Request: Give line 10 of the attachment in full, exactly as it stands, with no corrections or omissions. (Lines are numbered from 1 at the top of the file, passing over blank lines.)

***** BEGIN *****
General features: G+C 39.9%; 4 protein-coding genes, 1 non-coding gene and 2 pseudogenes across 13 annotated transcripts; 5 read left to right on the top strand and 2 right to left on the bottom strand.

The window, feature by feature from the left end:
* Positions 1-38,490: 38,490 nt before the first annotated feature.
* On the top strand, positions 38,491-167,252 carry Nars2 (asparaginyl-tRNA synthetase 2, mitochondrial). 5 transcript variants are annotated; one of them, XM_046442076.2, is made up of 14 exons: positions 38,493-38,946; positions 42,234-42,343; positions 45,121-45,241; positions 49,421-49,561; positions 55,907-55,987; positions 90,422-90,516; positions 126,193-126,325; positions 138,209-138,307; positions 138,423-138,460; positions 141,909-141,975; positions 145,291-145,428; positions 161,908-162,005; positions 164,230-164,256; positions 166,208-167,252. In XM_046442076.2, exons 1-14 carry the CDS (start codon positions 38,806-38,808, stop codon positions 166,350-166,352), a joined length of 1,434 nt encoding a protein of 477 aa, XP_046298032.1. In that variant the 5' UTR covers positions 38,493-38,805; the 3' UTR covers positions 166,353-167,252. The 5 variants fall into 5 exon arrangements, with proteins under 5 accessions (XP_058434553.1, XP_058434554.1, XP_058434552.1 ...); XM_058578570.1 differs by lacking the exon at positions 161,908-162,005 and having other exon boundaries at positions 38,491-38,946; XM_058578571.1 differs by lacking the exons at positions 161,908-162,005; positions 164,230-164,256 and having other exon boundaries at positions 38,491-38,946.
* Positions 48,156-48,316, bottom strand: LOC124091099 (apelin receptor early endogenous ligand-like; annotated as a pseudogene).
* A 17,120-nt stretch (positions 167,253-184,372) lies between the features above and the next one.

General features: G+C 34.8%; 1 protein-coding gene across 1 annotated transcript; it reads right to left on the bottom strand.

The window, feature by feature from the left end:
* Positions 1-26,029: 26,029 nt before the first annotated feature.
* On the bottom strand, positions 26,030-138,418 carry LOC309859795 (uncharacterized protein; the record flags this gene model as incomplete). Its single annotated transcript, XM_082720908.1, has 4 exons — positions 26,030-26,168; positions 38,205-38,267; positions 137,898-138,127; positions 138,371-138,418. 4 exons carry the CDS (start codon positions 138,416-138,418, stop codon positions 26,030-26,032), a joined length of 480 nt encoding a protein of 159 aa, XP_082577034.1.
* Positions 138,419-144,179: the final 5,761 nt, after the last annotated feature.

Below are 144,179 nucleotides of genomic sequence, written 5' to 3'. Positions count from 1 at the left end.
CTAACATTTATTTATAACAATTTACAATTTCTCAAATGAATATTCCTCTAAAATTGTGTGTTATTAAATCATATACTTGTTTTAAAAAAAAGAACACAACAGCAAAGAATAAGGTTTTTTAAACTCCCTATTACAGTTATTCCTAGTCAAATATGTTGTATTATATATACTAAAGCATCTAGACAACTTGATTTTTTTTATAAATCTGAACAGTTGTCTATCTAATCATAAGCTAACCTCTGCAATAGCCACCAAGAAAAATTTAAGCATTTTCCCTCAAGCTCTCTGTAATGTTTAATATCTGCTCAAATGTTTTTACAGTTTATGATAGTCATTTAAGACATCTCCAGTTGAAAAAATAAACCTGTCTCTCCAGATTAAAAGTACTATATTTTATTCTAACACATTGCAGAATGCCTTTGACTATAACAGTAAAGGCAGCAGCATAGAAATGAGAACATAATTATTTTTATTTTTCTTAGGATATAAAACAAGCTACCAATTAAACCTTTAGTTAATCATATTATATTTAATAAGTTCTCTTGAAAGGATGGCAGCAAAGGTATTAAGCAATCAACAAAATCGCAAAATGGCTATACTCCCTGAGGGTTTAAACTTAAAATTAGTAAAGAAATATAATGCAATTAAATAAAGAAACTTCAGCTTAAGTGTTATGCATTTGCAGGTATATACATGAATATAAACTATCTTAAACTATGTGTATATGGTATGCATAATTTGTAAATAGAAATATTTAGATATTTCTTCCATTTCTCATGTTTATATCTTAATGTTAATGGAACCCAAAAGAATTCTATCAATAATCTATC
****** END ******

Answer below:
* On the bottom strand, positions 26,030-138,418 carry LOC309859795 (uncharacterized protein; the record flags this gene model as incomplete). Its single annotated transcript, XM_082720908.1, has 4 exons — positions 26,030-26,168; positions 38,205-38,267; positions 137,898-138,127; positions 138,371-138,418. 4 exons carry the CDS (start codon positions 138,416-138,418, stop codon positions 26,030-26,032), a joined length of 480 nt encoding a protein of 159 aa, XP_082577034.1.